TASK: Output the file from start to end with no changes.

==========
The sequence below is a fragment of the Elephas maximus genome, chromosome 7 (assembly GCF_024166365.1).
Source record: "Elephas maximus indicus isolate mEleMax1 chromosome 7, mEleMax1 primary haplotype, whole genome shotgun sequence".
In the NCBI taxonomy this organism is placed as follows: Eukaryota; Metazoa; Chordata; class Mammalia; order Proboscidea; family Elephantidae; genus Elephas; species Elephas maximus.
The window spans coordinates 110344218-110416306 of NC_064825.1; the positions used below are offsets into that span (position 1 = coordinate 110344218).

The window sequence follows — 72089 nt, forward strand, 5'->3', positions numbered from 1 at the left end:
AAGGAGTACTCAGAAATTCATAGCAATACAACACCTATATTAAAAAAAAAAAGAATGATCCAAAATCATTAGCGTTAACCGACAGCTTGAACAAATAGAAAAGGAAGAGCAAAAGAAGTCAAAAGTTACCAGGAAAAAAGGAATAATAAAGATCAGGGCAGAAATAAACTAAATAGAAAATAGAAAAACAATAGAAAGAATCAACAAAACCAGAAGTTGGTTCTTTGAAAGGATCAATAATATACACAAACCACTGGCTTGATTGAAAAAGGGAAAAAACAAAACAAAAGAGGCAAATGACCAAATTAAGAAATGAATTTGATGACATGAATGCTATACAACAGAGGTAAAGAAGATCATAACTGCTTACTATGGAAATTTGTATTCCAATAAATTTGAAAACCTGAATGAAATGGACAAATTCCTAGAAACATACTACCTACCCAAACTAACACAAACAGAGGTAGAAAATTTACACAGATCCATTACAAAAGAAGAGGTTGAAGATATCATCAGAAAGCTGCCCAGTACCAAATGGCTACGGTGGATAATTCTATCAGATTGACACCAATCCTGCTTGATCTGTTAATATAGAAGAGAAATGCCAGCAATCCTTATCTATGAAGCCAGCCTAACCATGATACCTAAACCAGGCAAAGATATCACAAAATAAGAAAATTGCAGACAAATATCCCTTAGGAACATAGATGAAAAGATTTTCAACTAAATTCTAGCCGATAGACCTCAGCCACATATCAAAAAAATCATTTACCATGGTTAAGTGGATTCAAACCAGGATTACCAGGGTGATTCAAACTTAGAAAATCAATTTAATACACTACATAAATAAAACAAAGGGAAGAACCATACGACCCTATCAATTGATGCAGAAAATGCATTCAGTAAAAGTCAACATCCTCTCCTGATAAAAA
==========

The sequence below is a fragment of the Elephas maximus genome, chromosome 7 (assembly GCF_024166365.1).
Source record: "Elephas maximus indicus isolate mEleMax1 chromosome 7, mEleMax1 primary haplotype, whole genome shotgun sequence".
In the NCBI taxonomy this organism is placed as follows: Eukaryota; Metazoa; Chordata; class Mammalia; order Proboscidea; family Elephantidae; genus Elephas; species Elephas maximus.
The window spans coordinates 110344218-110416306 of NC_064825.1; the positions used below are offsets into that span (position 1 = coordinate 110344218).

The window sequence follows — 72089 nt, forward strand, 5'->3', positions numbered from 1 at the left end:
AAGGAGTACTCAGAAATTCATAGCAATACAACACCTATATTAAAAAAAAAAAGAATGATCCAAAATCATTAGCGTTAACCGACAGCTTGAACAAATAGAAAAGGAAGAGCAAAAGAAGTCAAAAGTTACCAGGAAAAAAGGAATAATAAAGATCAGGGCAGAAATAAACTAAATAGAAAATAGAAAAACAATAGAAAGAATCAACAAAACCAGAAGTTGGTTCTTTGAAAGGATCAATAATATACACAAACCACTGGCTTGATTGAAAAAGGGAAAAAACAAAACAAAAGAGGCAAATGACCAAATTAAGAAATGAATTTGATGACATGAATGCTATACAACAGAGGTAAAGAAGATCATAACTGCTTACTATGGAAATTTGTATTCCAATAAATTTGAAAACCTGAATGAAATGGACAAATTCCTAGAAACATACTACCTACCCAAACTAACACAAACAGAGGTAGAAAATTTACACAGATCCATTACAAAAGAAGAGGTTGAAGATATCATCAGAAAGCTGCCCAGTACCAAATGGCTACGGTGGATAATTCTATCAGATTGACACCAATCCTGCTTGATCTGTTAATATAGAAGAGAAATGCCAGCAATCCTTATCTATGAAGCCAGCCTAACCATGATACCTAAACCAGGCAAAGATATCACAAAATAAGAAAATTGCAGACAAATATCCCTTAGGAACATAGATGAAAAGATTTTCAACTAAATTCTAGCCGATAGACCTCAGCCACATATCAAAAAAATCATTTACCATGGTTAAGTGGATTCAAACCAGGATTACCAGGGTGATTCAAACTTAGAAAATCAATTTAATACACTACATAAATAAAACAAAGGGAAGAACCATACGACCCTATCAATTGATGCAGAAAATGCATTCAGTAAAAGTCAACATCCTCTCCTGATAAAAA